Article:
page 2 of 8     per page:
sorted by:

Date: August 31, 1837

"The mind of this country, taught to aim at low objects, eats upon itself."

— Emerson, Ralph Waldo (1803-1882)

preview | full record

Date: March 1843

"The mind is in a sad state when Sleep, the all-involving, cannot confine her spectres within the dim region of her sway, but suffers them to break forth, affrighting this actual life with secrets that perchance belong to a deeper one."

— Hawthorne, Nathaniel (1804-1864)

preview | full record

Date: March 1843

"Truth often finds its way to the mind close muffled in robes of sleep, and then speaks with uncompromising directness of matters in regard to which we practise an unconscious self-deception during our waking moments."

— Hawthorne, Nathaniel (1804-1864)

preview | full record

Date: March 1843

"It was the sad confession and continual exemplification of the shortcomings of the composite man, the spirit burdened with clay and working in matter, and of the despair that assails the higher nature at finding itself so miserably thwarted by the earthly part."

— Hawthorne, Nathaniel (1804-1864)

preview | full record

Date: March 1843

"My earthly senses are closing over my spirit like the leaves around the heart of a rose at sunset."

— Hawthorne, Nathaniel (1804-1864)

preview | full record

Date: 1845

"Back into the chamber turning, all my soul within me burning, / Soon again I heard a tapping somewhat louder than before."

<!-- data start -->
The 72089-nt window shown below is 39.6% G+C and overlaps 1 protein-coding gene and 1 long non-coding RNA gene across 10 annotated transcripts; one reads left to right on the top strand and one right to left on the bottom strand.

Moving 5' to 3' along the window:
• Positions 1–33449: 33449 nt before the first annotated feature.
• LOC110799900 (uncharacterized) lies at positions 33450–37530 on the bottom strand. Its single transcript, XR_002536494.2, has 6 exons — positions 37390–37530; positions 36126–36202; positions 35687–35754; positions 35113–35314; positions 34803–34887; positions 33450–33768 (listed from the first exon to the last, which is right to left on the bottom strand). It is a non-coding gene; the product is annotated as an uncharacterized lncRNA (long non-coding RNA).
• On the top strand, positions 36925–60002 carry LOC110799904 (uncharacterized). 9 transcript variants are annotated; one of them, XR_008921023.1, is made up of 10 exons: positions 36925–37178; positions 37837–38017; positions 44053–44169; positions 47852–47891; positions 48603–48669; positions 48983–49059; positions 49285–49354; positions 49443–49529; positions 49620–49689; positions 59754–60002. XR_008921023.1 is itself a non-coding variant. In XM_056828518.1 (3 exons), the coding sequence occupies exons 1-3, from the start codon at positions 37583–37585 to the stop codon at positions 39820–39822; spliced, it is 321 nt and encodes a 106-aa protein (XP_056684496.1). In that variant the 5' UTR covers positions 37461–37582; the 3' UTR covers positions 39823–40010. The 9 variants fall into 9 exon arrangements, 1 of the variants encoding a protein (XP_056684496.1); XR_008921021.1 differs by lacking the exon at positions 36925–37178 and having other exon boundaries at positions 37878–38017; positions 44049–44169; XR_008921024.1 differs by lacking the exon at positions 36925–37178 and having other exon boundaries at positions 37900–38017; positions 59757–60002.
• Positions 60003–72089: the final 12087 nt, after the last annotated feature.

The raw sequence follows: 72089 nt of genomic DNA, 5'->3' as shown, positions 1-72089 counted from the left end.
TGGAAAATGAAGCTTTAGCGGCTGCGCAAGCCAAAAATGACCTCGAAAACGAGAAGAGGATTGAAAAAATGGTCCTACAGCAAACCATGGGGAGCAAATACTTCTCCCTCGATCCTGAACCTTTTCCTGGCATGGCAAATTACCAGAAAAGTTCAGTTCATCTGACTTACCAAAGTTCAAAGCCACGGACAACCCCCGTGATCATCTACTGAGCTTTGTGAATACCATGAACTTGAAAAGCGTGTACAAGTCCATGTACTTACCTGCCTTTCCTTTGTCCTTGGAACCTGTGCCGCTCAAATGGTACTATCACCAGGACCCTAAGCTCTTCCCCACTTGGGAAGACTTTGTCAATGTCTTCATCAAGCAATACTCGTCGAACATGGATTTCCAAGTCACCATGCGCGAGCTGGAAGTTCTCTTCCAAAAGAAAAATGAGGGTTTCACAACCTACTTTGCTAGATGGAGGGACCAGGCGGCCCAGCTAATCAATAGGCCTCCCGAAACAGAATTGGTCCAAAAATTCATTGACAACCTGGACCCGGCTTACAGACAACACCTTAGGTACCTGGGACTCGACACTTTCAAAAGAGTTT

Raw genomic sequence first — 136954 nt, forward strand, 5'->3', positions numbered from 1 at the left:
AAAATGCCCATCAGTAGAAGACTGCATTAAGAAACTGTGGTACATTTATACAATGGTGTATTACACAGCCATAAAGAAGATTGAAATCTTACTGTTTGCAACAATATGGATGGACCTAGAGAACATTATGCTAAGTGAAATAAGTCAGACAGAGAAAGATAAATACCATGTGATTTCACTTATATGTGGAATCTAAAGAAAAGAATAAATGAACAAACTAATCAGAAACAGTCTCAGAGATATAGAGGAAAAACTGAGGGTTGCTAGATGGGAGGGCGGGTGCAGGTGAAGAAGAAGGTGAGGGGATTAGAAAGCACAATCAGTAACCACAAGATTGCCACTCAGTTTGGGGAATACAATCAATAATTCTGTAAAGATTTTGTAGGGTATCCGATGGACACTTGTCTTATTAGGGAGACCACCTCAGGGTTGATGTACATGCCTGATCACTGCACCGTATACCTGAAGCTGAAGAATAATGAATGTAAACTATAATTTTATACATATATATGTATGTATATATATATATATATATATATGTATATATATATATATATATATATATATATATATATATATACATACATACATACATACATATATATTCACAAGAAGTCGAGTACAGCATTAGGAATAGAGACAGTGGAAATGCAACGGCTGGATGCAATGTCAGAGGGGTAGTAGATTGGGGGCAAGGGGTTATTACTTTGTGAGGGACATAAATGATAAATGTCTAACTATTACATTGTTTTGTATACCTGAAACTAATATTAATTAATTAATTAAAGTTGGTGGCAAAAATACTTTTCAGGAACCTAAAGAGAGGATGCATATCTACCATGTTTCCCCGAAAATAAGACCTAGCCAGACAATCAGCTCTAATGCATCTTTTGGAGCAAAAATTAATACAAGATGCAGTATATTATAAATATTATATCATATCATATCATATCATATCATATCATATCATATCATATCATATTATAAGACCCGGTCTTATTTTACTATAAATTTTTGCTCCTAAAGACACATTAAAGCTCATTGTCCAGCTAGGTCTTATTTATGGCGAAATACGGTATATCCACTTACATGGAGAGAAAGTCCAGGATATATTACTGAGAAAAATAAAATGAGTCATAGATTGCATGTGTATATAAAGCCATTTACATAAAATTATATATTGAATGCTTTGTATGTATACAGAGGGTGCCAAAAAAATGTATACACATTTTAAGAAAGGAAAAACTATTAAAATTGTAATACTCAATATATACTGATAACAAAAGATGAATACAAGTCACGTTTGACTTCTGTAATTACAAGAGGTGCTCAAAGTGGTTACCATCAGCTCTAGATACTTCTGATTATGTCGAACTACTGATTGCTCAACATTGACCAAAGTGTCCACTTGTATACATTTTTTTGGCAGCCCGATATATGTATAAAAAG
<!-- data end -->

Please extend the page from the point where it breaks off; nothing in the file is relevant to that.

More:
— Poe, Edgar Allan (1809-1849)

preview | full record

Date: 1845

"No words, no tears, no prayers, from his gory victim, seemed to move his iron heart from its bloody purpose."

— Douglass, Frederick (1818-1895)

preview | full record

Date: 1845

"I have sometimes thought that the mere hearing of those songs would do more to impress some minds with the horrible character of slavery, than the reading of whole volumes of philosophy on the subject could do."

— Douglass, Frederick (1818-1895)

preview | full record

Date: 1845

"They told a tale of woe which was then altogether beyond my feeble comprehension; they were tones loud, long, and deep; they breathed the prayer and complaint of souls boiling over with the bitterest anguish."

— Douglass, Frederick (1818-1895)

preview | full record

Date: 1845

"Mr. Gore lived in St. Michael's, Talbot county, Maryland, when I left there; and if he is still alive, he very probably lives there now; and if so, he is now, as he was then, as highly esteemed and as much respected as though his guilty soul had not been stained with his brother's blood."

— Douglass, Frederick (1818-1895)

preview | full record

The Mind is a Metaphor is authored by Brad Pasanek, Assistant Professor of English, University of Virginia.